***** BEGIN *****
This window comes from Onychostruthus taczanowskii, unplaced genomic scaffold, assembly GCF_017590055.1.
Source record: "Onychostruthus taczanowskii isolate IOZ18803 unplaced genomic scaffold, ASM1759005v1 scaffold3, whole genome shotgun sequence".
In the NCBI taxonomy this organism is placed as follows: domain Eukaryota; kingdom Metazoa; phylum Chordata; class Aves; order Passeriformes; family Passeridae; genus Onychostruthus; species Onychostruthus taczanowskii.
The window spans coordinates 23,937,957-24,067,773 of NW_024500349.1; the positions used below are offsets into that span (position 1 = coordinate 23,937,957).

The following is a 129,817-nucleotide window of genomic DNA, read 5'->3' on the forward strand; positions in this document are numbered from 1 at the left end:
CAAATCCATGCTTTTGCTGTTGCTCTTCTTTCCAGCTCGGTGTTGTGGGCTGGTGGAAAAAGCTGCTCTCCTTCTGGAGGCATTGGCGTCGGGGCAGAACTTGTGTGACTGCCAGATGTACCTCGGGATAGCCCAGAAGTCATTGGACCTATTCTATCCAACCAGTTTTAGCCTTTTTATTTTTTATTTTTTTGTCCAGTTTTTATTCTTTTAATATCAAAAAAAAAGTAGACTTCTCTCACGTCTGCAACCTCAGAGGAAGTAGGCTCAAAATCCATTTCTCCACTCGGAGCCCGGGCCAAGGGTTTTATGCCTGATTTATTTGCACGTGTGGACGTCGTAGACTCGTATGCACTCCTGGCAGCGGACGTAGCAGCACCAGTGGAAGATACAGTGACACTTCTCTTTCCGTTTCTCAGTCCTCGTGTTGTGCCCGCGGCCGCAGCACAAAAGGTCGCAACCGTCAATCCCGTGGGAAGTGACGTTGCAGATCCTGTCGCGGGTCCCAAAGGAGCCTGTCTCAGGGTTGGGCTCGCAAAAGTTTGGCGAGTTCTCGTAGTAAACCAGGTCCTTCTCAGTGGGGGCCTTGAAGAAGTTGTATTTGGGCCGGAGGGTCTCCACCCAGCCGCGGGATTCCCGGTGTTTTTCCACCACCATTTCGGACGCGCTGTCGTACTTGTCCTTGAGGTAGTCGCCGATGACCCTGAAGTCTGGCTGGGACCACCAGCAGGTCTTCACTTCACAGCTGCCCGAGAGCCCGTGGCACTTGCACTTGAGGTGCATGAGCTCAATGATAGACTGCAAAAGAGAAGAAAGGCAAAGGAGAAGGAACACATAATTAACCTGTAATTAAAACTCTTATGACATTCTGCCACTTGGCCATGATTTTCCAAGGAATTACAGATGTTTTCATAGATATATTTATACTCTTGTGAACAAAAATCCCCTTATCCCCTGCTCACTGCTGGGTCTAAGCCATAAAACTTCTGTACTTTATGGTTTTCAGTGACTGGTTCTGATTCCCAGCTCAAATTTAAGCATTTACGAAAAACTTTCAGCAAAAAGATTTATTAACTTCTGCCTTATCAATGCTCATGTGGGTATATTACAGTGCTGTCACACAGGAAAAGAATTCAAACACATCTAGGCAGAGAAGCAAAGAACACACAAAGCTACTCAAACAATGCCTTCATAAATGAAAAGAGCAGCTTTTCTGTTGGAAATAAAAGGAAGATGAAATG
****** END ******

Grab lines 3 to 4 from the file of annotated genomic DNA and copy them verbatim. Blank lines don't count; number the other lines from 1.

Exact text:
In the NCBI taxonomy this organism is placed as follows: domain Eukaryota; kingdom Metazoa; phylum Chordata; class Aves; order Passeriformes; family Passeridae; genus Onychostruthus; species Onychostruthus taczanowskii.
The window spans coordinates 23,937,957-24,067,773 of NW_024500349.1; the positions used below are offsets into that span (position 1 = coordinate 23,937,957).